And first, for the manner of their preaching; they so framed their countenance and gesture at their entrance into the pulpit, and their pronunciation both in their prayer and sermon, and used the Scripture phrase (whether understood by the people or not), as that no tragedian in the world could have acted the part of a right godly man better than these did; insomuch that a man unacquainted with such art, could never suspect any ambitious plot in them to raise sedition against the state, as they then had designed; or doubt that the vehemence of their voice (for the same words with the usual pronunciation had been of little force) and forcedness of their gesture and looks, could arise from anything else but zeal to the service of God. And by this art they came into such credit, that numbers of men used to go forth of their own parishes and towns on working-days, leaving their calling, and on Sundays leaving their own churches, to hear them preach in other places, and to despise their own and all other preachers that acted not so well as they. And as for those ministers that did not usually preach, but instead of sermons did read to the people such homilies as the Church had appointed, they esteemed and called them dumb dogs.  2
  Secondly, for the matter of their sermons, because the anger of the people in the late Roman usurpation was then fresh, they saw there could be nothing more gracious with them than to preach against such other points of the Romish religion as the bishops had not yet condemned; that so receding further from popery than they did, they might with glory to themselves leave a suspicion on the bishops, as men not yet well purged from idolatry.  3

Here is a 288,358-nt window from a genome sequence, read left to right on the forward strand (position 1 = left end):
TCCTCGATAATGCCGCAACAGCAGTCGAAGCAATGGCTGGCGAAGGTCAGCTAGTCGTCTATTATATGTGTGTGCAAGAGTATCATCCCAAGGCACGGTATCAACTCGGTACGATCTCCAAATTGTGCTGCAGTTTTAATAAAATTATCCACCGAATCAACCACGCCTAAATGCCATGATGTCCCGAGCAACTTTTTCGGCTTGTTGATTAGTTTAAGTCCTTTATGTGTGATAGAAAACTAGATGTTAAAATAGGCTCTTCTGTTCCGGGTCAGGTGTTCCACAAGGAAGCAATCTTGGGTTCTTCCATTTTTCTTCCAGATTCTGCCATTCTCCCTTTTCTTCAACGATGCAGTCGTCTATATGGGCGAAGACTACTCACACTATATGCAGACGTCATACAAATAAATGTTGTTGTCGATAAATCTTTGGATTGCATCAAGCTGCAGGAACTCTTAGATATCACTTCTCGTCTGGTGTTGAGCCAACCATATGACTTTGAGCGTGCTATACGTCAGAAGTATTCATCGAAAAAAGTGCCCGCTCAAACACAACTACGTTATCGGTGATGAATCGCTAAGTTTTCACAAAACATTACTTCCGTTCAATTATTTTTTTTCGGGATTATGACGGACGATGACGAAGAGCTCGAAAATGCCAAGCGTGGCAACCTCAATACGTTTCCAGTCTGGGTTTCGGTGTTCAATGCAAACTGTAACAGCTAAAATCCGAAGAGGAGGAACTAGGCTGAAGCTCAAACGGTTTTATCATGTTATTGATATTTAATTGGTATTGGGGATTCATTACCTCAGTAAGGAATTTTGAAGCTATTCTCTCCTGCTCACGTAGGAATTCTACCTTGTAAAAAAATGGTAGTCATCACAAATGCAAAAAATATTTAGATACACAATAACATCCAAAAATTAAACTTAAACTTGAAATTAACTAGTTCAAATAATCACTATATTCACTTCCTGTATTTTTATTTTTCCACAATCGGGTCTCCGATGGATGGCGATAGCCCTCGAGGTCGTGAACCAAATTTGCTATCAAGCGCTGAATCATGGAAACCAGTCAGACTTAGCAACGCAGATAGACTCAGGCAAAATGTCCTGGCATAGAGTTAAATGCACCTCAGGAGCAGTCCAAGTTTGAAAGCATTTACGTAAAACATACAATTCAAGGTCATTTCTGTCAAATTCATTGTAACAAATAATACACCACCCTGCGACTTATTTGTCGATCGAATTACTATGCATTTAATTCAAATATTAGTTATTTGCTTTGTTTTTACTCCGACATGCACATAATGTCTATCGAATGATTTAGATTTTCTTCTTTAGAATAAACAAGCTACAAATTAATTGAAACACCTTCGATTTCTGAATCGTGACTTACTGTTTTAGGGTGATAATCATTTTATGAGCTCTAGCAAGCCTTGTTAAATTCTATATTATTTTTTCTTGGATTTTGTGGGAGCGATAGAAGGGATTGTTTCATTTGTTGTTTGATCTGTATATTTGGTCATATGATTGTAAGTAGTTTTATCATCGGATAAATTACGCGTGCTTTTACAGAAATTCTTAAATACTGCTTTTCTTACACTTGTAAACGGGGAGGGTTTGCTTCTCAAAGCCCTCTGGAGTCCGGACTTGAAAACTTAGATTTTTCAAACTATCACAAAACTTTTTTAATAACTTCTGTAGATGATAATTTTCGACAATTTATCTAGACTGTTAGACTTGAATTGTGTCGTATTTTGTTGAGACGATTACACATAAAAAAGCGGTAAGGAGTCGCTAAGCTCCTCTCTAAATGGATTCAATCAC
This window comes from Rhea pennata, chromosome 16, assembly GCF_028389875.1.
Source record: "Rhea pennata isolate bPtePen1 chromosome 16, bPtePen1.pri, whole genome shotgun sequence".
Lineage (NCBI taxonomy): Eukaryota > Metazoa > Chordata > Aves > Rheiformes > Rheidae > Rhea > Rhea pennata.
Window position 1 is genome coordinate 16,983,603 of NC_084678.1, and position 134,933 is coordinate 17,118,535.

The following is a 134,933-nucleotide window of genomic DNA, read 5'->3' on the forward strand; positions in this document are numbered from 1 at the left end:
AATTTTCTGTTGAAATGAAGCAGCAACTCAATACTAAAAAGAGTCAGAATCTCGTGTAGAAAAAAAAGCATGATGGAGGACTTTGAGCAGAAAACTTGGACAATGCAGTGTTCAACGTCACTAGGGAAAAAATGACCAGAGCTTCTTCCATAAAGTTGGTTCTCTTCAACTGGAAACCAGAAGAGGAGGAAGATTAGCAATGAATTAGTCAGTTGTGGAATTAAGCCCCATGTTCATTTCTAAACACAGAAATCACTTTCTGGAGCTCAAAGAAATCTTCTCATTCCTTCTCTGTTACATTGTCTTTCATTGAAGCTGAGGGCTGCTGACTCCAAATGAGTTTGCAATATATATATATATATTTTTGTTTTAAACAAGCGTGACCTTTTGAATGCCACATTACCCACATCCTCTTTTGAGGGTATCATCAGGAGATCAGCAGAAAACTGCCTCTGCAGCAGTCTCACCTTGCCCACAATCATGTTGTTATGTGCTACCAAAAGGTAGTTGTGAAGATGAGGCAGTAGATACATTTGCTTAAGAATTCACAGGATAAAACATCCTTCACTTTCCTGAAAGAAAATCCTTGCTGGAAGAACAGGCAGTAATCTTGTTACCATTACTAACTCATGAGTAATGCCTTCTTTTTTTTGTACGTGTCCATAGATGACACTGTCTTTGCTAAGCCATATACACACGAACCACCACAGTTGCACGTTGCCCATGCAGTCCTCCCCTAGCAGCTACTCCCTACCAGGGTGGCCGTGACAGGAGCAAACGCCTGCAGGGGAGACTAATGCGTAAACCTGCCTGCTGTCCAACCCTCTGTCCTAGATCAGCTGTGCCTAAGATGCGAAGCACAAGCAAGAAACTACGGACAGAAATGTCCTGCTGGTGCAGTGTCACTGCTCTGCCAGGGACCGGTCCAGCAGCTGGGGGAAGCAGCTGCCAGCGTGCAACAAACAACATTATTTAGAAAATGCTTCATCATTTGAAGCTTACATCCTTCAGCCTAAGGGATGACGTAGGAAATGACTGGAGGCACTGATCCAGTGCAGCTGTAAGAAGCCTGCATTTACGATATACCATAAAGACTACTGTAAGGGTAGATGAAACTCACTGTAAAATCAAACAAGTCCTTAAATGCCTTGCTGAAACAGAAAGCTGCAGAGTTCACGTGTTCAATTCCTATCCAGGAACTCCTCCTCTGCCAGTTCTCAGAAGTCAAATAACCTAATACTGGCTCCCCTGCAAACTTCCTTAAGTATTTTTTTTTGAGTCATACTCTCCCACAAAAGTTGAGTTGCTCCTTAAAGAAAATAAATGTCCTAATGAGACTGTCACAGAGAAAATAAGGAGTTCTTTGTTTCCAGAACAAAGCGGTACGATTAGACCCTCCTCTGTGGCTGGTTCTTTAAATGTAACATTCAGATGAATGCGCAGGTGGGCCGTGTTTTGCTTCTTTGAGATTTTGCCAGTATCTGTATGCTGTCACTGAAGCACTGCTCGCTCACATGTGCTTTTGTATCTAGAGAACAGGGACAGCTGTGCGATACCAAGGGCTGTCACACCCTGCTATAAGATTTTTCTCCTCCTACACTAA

Thirdly, before their sermons, their prayer was or seemed to be extempore, which they pretended to be dictated by the spirit of God within them, and many of the people believed or seemed to believe it. For any man might see, that had judgment, that they did not take care beforehand what they should say in their prayers. And from hence came a dislike of the Common-Prayer book, which is a set form, premeditated, that men might see to what they were to say Amen.  4
  Fourthly, they did never in their sermons, or but lightly, inveigh against the lucrative vices of men of trade or handicraft; such as are feigning, lying, cozening, hypocrisy, or other uncharitableness, except want of charity to their pastors and to the faithful: which was a great ease to the generality of citizens and the inhabitants of market-towns, and no little profit to themselves.  5